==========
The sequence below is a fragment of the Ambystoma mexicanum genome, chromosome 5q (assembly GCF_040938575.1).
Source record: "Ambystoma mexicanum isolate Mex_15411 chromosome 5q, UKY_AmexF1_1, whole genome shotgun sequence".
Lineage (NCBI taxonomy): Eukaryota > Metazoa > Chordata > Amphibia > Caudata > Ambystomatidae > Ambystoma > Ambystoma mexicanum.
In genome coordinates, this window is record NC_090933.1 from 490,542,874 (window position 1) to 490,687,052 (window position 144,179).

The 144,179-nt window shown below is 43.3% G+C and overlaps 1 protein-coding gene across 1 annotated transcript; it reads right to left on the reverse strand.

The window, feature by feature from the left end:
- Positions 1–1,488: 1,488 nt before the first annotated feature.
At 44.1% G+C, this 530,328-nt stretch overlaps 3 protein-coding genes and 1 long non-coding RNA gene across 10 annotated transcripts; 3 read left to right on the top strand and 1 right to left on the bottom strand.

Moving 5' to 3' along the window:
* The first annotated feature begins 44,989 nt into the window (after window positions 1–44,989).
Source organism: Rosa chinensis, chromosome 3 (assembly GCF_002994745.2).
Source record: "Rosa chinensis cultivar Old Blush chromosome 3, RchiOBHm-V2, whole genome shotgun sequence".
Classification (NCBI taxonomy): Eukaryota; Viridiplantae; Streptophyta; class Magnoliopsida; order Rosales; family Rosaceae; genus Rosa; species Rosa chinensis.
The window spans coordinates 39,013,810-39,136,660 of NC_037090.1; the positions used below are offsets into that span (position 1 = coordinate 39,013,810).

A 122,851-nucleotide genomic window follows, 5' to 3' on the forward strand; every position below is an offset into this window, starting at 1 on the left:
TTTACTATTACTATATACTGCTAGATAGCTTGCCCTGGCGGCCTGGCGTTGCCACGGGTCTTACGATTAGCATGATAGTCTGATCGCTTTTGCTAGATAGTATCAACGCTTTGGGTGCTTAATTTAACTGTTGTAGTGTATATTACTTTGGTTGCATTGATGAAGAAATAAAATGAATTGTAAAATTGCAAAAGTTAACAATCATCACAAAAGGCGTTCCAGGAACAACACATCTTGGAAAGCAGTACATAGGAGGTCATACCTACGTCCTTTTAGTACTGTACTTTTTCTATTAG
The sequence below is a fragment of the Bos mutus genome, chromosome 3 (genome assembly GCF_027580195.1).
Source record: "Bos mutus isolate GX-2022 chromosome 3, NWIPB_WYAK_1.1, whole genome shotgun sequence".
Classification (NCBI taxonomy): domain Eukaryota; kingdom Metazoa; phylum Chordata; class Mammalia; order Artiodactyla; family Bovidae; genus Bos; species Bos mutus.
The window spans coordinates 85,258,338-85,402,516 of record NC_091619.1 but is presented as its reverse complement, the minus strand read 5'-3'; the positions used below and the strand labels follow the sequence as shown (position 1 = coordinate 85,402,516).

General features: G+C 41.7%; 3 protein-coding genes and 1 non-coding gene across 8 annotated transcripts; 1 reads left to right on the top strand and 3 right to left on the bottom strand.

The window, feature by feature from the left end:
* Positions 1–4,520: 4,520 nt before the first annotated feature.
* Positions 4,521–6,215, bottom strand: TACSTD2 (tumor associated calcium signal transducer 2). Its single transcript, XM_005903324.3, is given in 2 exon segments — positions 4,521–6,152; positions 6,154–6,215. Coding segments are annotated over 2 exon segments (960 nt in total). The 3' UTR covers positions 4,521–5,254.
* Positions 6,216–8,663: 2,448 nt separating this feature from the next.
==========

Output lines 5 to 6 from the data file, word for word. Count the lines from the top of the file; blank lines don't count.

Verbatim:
The 144,179-nt window shown below is 43.3% G+C and overlaps 1 protein-coding gene across 1 annotated transcript; it reads right to left on the reverse strand.

The window, feature by feature from the left end: